Frederico [de] Morais (b. 1936) is an art critic whose voice has left a significant mark on Brazil. As a newspaper journalist, he was an art critic for years in Diário de Notícias and in O Globo, both published in Rio de Janeiro. In the 1960s and 1970s, as a supporter of several avant-garde movements during those years, he was known as one of the most active “committed” critics, in addition to serving as a curator.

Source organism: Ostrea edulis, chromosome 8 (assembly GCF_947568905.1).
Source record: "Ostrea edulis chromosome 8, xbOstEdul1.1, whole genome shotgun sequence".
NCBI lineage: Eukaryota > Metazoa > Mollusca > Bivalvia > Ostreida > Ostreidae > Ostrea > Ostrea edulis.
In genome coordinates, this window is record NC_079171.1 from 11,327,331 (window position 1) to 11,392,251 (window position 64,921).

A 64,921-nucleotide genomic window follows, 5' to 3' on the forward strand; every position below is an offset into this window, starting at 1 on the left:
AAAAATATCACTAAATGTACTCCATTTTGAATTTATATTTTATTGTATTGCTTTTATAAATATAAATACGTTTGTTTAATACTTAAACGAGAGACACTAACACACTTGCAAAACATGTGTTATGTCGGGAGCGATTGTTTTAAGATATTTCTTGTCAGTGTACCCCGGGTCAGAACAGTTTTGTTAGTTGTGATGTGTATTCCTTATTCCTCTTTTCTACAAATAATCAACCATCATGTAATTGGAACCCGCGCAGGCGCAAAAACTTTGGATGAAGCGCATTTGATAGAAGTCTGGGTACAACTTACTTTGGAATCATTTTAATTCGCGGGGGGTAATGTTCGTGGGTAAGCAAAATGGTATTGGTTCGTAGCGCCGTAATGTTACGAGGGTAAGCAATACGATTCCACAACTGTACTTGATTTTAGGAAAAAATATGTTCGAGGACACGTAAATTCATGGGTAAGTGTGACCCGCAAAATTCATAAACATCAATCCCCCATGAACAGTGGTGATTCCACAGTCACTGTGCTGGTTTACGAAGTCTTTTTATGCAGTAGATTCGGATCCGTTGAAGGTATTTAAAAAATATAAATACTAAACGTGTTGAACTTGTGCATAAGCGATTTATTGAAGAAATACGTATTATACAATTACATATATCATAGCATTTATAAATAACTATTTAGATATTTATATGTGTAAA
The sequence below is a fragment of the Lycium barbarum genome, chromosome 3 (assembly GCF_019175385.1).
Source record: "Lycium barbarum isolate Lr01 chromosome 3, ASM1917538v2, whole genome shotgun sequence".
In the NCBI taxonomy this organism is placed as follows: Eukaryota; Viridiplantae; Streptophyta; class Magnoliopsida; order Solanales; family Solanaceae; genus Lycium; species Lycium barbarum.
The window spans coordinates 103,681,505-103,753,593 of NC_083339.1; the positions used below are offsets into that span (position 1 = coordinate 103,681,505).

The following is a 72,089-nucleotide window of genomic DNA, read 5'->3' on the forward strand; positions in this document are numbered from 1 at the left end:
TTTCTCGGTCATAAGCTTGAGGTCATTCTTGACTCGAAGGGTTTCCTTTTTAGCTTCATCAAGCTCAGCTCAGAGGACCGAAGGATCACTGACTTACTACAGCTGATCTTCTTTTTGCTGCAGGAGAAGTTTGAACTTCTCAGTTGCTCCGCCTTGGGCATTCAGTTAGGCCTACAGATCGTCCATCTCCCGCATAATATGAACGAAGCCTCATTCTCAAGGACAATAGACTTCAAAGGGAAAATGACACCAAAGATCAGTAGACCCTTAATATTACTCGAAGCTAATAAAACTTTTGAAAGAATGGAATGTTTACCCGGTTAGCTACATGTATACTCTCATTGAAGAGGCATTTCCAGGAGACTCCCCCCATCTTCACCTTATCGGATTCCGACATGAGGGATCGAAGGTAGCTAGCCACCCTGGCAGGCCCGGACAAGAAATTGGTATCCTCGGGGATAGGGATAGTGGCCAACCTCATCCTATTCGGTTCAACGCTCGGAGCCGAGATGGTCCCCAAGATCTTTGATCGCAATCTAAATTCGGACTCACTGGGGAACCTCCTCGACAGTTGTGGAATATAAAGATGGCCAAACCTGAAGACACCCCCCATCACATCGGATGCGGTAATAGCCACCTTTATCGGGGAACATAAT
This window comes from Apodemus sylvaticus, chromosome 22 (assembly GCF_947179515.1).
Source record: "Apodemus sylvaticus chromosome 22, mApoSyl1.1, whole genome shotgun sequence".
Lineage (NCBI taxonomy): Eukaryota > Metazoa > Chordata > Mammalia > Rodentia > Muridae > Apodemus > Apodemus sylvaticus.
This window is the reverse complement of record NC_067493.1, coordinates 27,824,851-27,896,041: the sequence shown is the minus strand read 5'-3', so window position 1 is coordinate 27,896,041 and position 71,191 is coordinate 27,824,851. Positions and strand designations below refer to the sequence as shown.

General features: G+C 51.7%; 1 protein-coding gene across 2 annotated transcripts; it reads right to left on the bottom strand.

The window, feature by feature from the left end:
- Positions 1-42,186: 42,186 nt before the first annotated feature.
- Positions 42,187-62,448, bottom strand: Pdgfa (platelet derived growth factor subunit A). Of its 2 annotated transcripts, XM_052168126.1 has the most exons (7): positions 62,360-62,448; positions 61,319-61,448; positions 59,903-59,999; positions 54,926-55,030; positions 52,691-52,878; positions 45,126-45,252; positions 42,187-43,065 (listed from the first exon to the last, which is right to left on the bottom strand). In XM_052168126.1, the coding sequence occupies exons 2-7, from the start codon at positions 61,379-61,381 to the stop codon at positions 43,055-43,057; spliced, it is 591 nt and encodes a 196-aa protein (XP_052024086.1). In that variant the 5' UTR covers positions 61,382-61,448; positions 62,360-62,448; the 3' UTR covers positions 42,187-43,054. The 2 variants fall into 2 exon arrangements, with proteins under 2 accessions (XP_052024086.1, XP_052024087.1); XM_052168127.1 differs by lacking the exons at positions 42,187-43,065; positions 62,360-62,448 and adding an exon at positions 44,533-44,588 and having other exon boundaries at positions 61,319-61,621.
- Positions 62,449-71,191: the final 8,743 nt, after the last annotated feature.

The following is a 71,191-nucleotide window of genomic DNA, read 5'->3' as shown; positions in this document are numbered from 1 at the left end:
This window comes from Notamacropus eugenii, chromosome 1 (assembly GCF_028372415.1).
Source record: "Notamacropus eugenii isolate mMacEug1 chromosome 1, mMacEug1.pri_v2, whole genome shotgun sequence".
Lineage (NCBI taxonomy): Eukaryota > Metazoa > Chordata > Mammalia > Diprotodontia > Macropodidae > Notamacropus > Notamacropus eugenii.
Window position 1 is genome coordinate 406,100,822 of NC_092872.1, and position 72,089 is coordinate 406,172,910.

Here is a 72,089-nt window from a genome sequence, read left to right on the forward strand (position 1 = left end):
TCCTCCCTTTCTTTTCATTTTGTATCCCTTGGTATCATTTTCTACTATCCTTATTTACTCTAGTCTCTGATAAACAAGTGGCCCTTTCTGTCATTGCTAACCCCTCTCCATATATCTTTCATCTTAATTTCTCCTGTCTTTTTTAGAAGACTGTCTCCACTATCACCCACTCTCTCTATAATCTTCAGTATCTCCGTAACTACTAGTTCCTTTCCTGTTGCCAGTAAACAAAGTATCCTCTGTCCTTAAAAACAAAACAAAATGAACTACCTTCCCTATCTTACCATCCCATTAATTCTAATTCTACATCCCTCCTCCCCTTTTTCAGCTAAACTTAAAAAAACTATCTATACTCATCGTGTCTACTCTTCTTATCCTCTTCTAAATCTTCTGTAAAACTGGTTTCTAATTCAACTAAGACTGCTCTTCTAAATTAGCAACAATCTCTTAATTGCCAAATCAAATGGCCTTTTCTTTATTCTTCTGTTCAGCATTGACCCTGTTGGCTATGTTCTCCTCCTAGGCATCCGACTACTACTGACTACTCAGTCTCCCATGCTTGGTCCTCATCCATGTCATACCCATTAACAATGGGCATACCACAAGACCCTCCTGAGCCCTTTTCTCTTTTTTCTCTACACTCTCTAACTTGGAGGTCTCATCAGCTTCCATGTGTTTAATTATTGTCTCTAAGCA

In this text, Morais analyzes the presence of the print in the artwork produced in Brazil during the 1960s and 1970s, in the midst of the whirlwind unleashed by what were known as the “new avant-gardes.” The artists involved were those who espoused the innovative media and visual languages emerging in the art world. This document is one article in a catalogue assembled for the exhibition Mostra da Gravura Brasileira, held by the Fundação Bienal de São Paulo in 1974, organized and coordinated by the professor and artist Donato Ferrari. Moreover, this catalogue includes essays by the journalists Mário Barata and Jayme Maurício, as well as testimonials by printmakers such as Lívio Abramo, Oswaldo Goeldi, Iberê Camargo, Marcello Grassmann, Darel, Fayga Ostrower, and Abelardo Rodrigues.